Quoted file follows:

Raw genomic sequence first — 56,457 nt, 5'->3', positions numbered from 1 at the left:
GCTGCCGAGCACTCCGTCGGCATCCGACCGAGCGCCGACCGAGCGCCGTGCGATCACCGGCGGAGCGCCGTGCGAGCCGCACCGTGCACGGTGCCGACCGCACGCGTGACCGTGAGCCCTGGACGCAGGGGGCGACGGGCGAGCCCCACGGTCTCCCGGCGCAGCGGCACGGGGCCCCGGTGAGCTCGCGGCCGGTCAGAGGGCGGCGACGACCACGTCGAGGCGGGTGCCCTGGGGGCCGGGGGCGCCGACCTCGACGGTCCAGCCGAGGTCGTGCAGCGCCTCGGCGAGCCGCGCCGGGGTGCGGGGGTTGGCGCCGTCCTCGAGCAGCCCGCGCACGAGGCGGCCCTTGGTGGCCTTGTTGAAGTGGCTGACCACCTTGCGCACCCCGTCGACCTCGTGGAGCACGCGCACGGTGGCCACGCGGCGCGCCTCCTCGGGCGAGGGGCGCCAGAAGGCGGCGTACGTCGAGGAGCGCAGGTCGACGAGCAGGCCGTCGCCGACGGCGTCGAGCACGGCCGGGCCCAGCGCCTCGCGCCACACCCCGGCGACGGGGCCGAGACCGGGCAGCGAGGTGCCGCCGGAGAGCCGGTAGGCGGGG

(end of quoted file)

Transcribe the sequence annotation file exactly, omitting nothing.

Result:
Raw genomic sequence first — 56,457 nt, 5'->3', positions numbered from 1 at the left:
GCTGCCGAGCACTCCGTCGGCATCCGACCGAGCGCCGACCGAGCGCCGTGCGATCACCGGCGGAGCGCCGTGCGAGCCGCACCGTGCACGGTGCCGACCGCACGCGTGACCGTGAGCCCTGGACGCAGGGGGCGACGGGCGAGCCCCACGGTCTCCCGGCGCAGCGGCACGGGGCCCCGGTGAGCTCGCGGCCGGTCAGAGGGCGGCGACGACCACGTCGAGGCGGGTGCCCTGGGGGCCGGGGGCGCCGACCTCGACGGTCCAGCCGAGGTCGTGCAGCGCCTCGGCGAGCCGCGCCGGGGTGCGGGGGTTGGCGCCGTCCTCGAGCAGCCCGCGCACGAGGCGGCCCTTGGTGGCCTTGTTGAAGTGGCTGACCACCTTGCGCACCCCGTCGACCTCGTGGAGCACGCGCACGGTGGCCACGCGGCGCGCCTCCTCGGGCGAGGGGCGCCAGAAGGCGGCGTACGTCGAGGAGCGCAGGTCGACGAGCAGGCCGTCGCCGACGGCGTCGAGCACGGCCGGGCCCAGCGCCTCGCGCCACACCCCGGCGACGGGGCCGAGACCGGGCAGCGAGGTGCCGCCGGAGAGCCGGTAGGCGGGG